By Carlena Knight
The contingent that competed at the recently-concluded Caribbean Games in Guadeloupe returned on Sunday.
They were welcomed and congratulated for their respective individual performances in the five-day-long inaugural event.
It was a new personal best for national triple jumper Taeco O’Garro on the final day of competition at the inaugural Caribbean Games.
He improved his distance from 15.90m to 15.75m in the Men’s Triple Jump event, finishing 4th overall.
Swimmers, Ariana John and Tivon Benjamin also recorded a new PB in their respective races.
John in the women’s 100m freestyle swam a time of 1:01.64 to finish 10th while Benjamin finished in a time of 54.85secs in 12th place.
Olivia Fuller finished 11th in a time of 1:01.92.
The 4x100m relay was however disqualified after a false start from O’Garro.
Antigua and Barbuda did walk away with some hardware from the Games.
Long jumper Sheldon Noble and swimmer Jadon Wuillez both won gold medals in their respective disciplines, while sprinter Darion Skerritt picked up bronze in the 100 meters finals on Friday.
Noble registered a distance of 7.13 meters to take the top prizes in the field event while Wuillez, who won gold in the 100 meters breaststroke on Thursday, returned to the pool to claim a second gold but in the 50 meters breaststroke in a time of 28.10 seconds.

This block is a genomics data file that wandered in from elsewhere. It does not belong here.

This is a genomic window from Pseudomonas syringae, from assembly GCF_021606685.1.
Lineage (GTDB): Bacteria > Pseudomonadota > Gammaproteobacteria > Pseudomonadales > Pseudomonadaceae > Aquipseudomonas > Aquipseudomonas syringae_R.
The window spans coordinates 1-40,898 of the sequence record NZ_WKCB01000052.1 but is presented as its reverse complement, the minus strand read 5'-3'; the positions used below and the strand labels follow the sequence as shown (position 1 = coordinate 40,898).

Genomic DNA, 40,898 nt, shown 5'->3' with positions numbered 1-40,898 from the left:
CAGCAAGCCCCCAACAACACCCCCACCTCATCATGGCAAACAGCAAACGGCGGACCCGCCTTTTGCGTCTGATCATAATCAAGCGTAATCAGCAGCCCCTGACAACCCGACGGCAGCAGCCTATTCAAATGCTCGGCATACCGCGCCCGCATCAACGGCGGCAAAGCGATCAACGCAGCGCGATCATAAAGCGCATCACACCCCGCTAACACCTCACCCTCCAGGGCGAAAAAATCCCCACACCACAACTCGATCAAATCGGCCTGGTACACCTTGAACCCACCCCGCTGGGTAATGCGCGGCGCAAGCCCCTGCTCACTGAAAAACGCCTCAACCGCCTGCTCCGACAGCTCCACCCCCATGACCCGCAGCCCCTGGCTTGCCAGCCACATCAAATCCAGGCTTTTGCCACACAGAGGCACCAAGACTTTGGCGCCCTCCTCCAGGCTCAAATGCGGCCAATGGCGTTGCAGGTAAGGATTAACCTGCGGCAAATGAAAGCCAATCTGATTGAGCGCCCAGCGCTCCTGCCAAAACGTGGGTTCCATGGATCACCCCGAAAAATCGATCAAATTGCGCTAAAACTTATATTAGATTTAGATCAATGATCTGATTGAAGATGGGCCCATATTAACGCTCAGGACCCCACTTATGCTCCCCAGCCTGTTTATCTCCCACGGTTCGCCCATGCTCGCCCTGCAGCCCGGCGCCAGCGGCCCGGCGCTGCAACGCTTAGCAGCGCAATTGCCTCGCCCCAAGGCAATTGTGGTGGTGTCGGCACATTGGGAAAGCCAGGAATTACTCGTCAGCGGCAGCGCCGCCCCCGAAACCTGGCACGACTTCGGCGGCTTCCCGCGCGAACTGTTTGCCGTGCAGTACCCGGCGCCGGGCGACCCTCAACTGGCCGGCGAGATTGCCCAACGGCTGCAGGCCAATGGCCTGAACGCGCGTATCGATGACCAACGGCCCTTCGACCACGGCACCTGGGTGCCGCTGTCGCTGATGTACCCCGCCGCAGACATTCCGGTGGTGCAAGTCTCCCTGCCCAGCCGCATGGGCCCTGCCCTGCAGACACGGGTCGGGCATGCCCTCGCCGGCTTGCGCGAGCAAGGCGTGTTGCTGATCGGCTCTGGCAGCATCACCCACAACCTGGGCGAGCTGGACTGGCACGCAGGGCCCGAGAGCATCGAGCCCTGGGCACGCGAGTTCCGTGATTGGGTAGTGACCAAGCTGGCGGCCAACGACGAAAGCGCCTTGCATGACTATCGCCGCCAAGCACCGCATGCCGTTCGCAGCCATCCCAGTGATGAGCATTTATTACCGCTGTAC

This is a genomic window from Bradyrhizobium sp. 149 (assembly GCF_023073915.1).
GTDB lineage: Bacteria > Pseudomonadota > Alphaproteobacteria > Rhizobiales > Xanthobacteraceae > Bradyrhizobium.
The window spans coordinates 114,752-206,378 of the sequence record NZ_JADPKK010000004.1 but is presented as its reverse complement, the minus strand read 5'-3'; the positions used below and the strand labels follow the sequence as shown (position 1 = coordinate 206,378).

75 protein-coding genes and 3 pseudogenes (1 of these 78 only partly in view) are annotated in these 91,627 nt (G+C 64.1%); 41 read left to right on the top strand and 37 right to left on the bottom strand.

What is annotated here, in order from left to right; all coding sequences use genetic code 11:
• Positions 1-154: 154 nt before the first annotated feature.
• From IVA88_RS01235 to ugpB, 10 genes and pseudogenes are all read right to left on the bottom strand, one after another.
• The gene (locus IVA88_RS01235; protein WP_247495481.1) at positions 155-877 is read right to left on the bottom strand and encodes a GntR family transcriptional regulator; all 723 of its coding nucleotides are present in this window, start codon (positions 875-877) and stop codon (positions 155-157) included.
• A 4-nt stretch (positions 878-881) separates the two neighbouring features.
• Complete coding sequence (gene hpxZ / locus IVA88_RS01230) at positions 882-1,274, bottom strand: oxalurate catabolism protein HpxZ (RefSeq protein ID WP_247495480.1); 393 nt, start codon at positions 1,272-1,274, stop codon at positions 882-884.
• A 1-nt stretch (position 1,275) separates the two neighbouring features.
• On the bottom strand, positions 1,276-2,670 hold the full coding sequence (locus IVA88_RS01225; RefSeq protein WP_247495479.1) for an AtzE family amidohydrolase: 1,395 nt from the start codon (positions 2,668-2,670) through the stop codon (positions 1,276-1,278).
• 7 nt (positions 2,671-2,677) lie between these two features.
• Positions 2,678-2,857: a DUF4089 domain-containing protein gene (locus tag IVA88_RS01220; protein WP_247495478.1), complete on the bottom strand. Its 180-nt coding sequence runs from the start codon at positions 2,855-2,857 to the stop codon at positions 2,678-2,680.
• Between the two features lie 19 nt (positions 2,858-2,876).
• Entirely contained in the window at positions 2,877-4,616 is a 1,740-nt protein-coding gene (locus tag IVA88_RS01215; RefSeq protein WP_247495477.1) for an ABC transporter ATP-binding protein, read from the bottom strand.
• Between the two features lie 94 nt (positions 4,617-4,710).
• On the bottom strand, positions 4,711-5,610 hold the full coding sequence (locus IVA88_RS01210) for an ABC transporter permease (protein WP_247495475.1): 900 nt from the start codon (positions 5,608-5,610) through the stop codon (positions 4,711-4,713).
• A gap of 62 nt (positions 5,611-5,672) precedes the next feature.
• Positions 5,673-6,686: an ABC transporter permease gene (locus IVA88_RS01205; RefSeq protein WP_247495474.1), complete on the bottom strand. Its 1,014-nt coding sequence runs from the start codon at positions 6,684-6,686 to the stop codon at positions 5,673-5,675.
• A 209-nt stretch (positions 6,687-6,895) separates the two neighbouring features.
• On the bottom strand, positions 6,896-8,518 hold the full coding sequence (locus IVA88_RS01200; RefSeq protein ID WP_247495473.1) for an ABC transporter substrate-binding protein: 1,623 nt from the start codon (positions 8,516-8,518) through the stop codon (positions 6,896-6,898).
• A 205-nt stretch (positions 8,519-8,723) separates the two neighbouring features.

Meanwhile, Skerritt registered a time of 10:72 to finish third in the 100 meters final and claim the bronze.
Also in action on Friday was cyclist Emmanuel Gayral who finished 22nd from amongst 28 riders in the time trial event.
Observer Media caught up with Noble and Skerrit upon their arrival home.
Both young men admitted that it was a surreal feeling to create history in the first-ever Caribbean Games.
“It was a very exciting moment,” Noble said.
“The Games were new, a bit unorganized, but we still went out there and did our best. The team on a whole did great and I mean, the feeling was great for everyone. They said they enjoyed it, they did their best, as did I,” he added.
“It’s a great feeling for me,” Skerritt mentioned.
“This is the inaugural Caribbean Games and I am really proud of myself. It is always a pleasure to represent my country at the highest level and I am really glad that I was able to pull through with a medal, and it only shows what I have put in over the last few months and years to get to this level, and to be able to perform to the best of my ability,” Skerritt concluded.